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Traverse the Traverse riders pass through Hartley Park, July 4, 2019, on the Duluth Traverse mountain bike trail. | ERIC CHANDLER

Traverse the Traverse

Duluth Traverse Mountain Bike Trail

I looked at Sam and his mouth was squirming around in a strange way. He saw the question in my face.  

“I’ve got dirt in my teeth,” he said. We both laughed, partly from exhaustion.  

My son and I were stopped at the bottom of the Keene Creek sections of the Duluth Traverse mountain bike trail. One of the riders in the group had a flat. We all waited and chatted while he installed a new inner tube. It was the Fourth of July and the second annual edition of a mountain bike event called Traverse the Traverse. Sam said he wanted some adventures this last summer before college. He was fired up when I told him about this event. I guess my sore legs are my own fault.  

Jason Kask and the Continental Ski & Bike Shop in Duluth came up with the idea and launched the first event in 2018.

“We thought it would be fun to ride the whole Traverse in one day,” Kask said. “So, we did.”

This year there were around 30 people, an increase over last year.

“The Fourth is actually a good day for it because the shop is closed, so some people are here riding who would’ve had to work otherwise,” said Kask.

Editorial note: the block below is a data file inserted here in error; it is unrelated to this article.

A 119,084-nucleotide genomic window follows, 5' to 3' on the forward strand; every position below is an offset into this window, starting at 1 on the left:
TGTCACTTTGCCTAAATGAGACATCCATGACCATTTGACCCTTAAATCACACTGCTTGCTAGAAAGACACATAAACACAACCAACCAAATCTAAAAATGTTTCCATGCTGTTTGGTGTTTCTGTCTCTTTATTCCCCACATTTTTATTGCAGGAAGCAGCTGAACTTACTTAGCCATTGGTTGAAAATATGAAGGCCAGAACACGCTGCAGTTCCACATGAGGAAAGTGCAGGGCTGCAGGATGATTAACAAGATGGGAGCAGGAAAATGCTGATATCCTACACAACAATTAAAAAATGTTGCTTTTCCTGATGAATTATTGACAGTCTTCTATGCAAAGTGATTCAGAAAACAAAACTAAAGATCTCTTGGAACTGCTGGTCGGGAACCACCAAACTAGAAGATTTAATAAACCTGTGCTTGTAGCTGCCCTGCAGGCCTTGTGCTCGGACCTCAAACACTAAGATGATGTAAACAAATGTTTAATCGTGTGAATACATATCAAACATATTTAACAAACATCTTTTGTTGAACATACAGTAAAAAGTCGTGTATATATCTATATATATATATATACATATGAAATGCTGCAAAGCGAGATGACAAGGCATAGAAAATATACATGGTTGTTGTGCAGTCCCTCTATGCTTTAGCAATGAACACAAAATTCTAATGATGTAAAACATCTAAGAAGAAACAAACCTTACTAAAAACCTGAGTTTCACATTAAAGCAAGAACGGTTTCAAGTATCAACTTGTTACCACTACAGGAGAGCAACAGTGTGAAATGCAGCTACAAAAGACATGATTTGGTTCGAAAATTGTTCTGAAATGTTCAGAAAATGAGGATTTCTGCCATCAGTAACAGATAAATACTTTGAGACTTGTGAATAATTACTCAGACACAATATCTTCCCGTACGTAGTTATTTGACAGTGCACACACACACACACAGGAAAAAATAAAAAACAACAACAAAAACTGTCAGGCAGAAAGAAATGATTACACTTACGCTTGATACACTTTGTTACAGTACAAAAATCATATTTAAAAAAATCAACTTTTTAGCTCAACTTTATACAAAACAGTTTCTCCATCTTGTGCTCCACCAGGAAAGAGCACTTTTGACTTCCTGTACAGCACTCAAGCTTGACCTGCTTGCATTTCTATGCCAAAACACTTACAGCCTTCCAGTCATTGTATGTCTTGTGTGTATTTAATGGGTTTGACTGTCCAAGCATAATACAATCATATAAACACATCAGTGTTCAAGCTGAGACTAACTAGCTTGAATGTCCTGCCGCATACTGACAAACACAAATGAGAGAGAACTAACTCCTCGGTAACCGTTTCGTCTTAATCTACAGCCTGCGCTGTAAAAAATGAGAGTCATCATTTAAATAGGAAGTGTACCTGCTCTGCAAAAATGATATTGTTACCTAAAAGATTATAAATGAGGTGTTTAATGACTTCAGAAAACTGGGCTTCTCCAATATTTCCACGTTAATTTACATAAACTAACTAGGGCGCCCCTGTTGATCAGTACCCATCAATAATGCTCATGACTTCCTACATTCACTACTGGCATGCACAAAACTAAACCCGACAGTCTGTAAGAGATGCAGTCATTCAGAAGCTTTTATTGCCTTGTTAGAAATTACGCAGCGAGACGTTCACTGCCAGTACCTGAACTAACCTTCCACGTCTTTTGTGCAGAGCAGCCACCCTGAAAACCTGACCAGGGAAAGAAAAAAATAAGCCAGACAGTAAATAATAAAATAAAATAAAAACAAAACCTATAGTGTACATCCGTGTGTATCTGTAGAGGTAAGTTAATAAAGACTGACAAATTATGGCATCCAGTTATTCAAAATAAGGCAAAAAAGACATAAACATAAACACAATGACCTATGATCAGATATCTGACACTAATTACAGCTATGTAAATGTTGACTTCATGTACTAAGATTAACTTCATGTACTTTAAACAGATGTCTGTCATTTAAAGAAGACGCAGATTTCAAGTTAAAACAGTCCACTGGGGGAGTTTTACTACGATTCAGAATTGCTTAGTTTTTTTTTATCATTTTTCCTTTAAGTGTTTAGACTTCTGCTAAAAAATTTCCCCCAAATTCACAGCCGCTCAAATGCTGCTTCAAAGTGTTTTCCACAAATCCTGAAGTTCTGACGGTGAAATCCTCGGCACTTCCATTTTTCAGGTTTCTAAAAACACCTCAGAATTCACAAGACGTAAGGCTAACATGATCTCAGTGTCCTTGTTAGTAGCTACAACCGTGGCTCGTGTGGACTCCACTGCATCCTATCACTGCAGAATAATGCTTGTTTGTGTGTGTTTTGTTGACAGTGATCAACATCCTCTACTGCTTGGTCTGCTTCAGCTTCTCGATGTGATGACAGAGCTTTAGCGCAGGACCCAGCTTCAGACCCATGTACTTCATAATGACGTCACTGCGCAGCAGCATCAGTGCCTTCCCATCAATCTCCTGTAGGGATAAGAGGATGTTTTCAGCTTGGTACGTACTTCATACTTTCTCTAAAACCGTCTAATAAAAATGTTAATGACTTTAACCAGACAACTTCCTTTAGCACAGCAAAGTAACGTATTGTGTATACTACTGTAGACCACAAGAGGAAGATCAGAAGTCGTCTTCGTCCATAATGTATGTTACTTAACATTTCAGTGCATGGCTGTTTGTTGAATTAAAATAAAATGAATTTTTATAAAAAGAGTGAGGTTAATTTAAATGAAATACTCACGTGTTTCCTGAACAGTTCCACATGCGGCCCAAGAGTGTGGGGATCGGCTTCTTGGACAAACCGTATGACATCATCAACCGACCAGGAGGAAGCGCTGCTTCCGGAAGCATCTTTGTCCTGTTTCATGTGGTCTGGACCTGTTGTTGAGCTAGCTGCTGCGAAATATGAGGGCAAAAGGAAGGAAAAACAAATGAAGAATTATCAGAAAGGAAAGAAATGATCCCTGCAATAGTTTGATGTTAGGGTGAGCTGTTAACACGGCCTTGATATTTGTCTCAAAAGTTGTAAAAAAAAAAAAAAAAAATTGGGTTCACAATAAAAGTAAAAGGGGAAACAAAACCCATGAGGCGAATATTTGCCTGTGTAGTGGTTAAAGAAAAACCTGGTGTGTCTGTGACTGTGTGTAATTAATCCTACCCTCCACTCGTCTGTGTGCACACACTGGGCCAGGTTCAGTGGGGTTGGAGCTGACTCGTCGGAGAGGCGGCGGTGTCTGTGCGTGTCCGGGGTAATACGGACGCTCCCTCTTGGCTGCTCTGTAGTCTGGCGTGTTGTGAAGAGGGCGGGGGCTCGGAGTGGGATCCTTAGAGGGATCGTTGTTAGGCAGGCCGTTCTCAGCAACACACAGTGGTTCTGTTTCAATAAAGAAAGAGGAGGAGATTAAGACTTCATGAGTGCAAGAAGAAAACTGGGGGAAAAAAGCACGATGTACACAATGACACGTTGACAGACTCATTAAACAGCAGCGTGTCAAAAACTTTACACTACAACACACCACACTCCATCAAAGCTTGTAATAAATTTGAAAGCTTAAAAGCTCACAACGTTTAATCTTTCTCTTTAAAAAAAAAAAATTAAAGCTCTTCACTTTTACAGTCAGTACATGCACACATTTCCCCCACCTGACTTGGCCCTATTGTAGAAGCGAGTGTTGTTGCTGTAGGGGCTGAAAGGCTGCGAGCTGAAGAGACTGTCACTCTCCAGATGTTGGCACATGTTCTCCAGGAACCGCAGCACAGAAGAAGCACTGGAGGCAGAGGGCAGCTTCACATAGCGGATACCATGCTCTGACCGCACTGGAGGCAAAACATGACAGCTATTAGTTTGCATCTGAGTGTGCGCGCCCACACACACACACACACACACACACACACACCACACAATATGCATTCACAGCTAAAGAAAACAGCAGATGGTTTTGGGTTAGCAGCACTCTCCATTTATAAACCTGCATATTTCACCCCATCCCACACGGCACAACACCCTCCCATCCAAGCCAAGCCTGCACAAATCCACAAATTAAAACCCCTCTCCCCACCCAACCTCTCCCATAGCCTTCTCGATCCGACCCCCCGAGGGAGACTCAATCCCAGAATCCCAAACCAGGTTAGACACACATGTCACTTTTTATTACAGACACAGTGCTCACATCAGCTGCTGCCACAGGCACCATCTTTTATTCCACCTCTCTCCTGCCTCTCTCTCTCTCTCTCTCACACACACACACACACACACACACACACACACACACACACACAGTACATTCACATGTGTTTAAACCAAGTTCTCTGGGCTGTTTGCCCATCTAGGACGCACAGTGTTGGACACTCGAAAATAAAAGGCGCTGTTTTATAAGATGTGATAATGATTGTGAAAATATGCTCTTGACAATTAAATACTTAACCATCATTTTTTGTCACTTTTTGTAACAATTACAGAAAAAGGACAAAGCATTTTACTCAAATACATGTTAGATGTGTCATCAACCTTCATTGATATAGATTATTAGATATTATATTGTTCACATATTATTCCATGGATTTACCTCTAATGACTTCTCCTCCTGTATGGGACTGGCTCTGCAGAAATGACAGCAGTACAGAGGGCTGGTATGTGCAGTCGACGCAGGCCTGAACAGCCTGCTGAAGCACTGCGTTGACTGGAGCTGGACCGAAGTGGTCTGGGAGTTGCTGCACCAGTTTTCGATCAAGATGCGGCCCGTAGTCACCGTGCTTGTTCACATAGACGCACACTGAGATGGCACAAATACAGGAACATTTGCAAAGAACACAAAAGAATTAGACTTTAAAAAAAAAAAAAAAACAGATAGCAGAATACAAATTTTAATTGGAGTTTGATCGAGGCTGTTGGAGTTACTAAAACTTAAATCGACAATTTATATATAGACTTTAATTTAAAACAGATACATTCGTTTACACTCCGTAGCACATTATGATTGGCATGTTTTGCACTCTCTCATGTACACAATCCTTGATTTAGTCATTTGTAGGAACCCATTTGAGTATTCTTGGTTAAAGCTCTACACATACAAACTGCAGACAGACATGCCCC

Having some off-duty bike mechanics around was useful a couple times during the day for some people with chain incidents and brake adjustments.  

Strictly speaking, the whole Duluth Traverse (DT) trail is 40-miles, according to the Cyclists of Gitchee Gumee Shores (COGGS) website. The Traverse the Traverse event started at the east end of the system at Lester Park and headed west to finish at the Grand Avenue Chalet at the base of Spirit Mountain, for a total of 30 miles. Another 10-mile segment of the DT continues to the western-most Mission Creek trail. I’m not sure I would’ve been able to bike past the siren song of beer and pizza, so 30 miles was a perfect stopping point.  

Sam and I rode 3 miles to the start from our garage. I’m always grateful that adventures like this are available in the city limits. Kask passed out some miniature U.S. flags to help the riders display the Spirit of ‘76. We started up the Lester Park section of the DT with the group. Somehow, the beginner level, flow trail pulls off the miracle of going uphill without making it a grind. It might’ve helped that I still had coffee in my veins. 

Sam Chandler pauses after some boardwalk on the Root Canal trail in Hartley Park. | ERIC CHANDLER